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Cats cradle, p.14
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       Cat's Cradle, p.14

           Kurt Vonnegut
 
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  "God got lonesome," said Von Koenigswald.

  "God got lonesome."

  "So God said to some of the mud, 'Sit up!'"

  "So God said to some of the mud, 'Sit up!'"

  " 'See all I've made,' said God, 'the hills, the sea, the sky, the stars.'"

  " 'See all I've made,' said God, 'the hills, the sea, the sky, the stars.'"

  "And I was some of the mud that got to sit up and look around."

  "And I was some of the mud that got to sit up and look around."

  "Lucky me, lucky mud."

  "Lucky me, lucky mud." Tears were streaming down "Papa's" cheeks.

  "I, mud, sat up and saw what a nice job God had done."

  "I, mud, sat up and saw what a nice job God had done."

  "Nice going, God!"

  "Nice going, God!" "Papa" said it with all his heart.

  "Nobody but You could have done it, God! I certainly couldn't have."

  "Nobody but You could have done it, God! I certainly couldn't have."

  "I feel very unimportant compared to You."

  "I feel very unimportant compared to You."

  "The only way I can feel the least bit important is to think of all the mud that didn't even get to sit up and look around."

  "The only way I can feel the least bit important is to think of all the mud that didn't even get to sit up and look around."

  "I got so much, and most mud got so little."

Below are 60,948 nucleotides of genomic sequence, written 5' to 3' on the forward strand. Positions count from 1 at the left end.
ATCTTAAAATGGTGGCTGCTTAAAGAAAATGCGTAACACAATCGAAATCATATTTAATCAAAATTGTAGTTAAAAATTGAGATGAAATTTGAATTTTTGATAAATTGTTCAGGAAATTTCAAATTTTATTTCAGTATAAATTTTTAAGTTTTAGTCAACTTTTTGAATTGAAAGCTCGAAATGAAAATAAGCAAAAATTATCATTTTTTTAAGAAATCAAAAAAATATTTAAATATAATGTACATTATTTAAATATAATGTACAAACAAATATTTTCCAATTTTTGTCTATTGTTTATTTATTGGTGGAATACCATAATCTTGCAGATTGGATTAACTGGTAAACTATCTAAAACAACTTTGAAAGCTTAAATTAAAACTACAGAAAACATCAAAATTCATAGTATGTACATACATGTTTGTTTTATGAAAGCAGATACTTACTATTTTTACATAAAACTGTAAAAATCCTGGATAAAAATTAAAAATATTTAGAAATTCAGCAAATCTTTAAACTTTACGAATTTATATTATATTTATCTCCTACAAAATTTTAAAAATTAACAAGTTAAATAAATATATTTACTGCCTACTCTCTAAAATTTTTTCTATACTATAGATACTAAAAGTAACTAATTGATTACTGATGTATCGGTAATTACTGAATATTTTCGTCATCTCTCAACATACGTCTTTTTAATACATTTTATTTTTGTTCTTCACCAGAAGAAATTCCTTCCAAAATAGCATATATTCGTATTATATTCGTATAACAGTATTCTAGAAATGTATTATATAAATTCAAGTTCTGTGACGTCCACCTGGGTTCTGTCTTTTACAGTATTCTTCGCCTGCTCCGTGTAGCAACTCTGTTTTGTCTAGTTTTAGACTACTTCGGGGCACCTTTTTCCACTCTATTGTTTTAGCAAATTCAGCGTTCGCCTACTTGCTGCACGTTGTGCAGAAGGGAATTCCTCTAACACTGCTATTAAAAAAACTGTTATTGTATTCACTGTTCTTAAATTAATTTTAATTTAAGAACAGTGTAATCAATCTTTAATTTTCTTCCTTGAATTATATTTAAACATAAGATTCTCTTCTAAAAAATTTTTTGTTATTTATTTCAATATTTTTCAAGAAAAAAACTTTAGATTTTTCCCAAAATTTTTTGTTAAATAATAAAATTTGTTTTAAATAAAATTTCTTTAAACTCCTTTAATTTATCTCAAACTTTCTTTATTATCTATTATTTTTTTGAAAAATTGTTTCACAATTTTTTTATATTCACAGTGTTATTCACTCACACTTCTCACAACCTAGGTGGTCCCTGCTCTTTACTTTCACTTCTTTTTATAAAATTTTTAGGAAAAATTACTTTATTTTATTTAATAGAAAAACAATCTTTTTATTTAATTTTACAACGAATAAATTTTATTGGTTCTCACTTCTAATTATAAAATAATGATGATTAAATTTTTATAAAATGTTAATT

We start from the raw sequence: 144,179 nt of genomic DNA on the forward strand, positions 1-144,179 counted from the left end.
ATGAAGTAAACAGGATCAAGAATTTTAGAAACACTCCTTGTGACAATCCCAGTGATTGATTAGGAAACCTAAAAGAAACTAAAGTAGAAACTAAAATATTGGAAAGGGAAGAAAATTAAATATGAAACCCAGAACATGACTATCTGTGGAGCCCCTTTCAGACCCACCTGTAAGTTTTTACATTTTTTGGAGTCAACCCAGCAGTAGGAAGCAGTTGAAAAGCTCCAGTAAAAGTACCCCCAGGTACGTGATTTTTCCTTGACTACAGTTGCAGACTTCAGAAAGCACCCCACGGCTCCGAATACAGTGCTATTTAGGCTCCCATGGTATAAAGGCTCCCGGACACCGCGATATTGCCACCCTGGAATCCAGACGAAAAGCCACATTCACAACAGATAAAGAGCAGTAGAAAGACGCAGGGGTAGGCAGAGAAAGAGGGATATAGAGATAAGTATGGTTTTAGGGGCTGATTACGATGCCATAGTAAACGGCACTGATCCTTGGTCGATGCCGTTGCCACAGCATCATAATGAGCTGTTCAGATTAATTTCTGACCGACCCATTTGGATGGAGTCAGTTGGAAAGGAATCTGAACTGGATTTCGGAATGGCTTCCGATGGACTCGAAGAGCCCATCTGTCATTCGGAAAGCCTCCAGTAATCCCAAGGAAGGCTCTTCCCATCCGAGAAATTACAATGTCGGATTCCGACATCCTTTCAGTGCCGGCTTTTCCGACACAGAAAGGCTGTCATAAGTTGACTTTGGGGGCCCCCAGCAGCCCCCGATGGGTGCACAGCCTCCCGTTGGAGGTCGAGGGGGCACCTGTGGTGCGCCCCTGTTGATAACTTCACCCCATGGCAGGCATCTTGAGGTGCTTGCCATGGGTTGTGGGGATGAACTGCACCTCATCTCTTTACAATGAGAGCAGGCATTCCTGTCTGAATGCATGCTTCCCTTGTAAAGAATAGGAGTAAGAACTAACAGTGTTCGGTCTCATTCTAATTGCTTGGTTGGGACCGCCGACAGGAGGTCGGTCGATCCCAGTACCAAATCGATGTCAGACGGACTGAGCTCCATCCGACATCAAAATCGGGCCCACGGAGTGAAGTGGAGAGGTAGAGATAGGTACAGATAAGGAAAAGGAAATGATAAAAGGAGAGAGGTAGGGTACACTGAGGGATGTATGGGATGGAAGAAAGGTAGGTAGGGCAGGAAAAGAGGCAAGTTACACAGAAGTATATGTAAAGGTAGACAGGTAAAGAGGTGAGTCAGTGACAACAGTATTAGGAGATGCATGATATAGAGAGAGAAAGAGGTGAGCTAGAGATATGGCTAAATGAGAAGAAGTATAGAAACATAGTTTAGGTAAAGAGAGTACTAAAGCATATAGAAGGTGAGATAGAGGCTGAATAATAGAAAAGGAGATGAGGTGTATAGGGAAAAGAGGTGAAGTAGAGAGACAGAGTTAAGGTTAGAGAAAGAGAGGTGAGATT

"I got so much, and most mud got so little."

  "Deng you vote da on-oh!" cried Von Koenigswald.

  "Tz-yenk voo vote lo yon-yo!" wheezed "Papa."

  What they had said was, "Thank you for the honor!"

  "Now mud lies down again and goes to sleep."

  "Now mud lies down again and goes to sleep."

  "What memories for mud to have!"

  "What memories for mud to have!"

  "What interesting other kinds of sitting-up mud I met!"

  "What interesting other kinds of sitting-up mud I met!"

  "I loved everything I saw!"

  "I loved everything I saw!"

  "Good night."

  "Good night."

  "I will go to heaven now."

  "I will go to heaven now."

  "I can hardly wait ..."

  "I can hardly wait ..."

  "To find out for certain what my wampeter was ..."

  "To find out for certain what my wampeter was ..."

  "And who was in my karass ..."

  "And who was in my karass ..."

  "And all the good things our karass did for you."

  "And all the good things our karass did for you."

  "Amen."

  "Amen."

  100

  DOWN THE OUBLIETTE GOES FRANK

  BUT "PAPA" DIDN'T DIE and go to heaven--not then.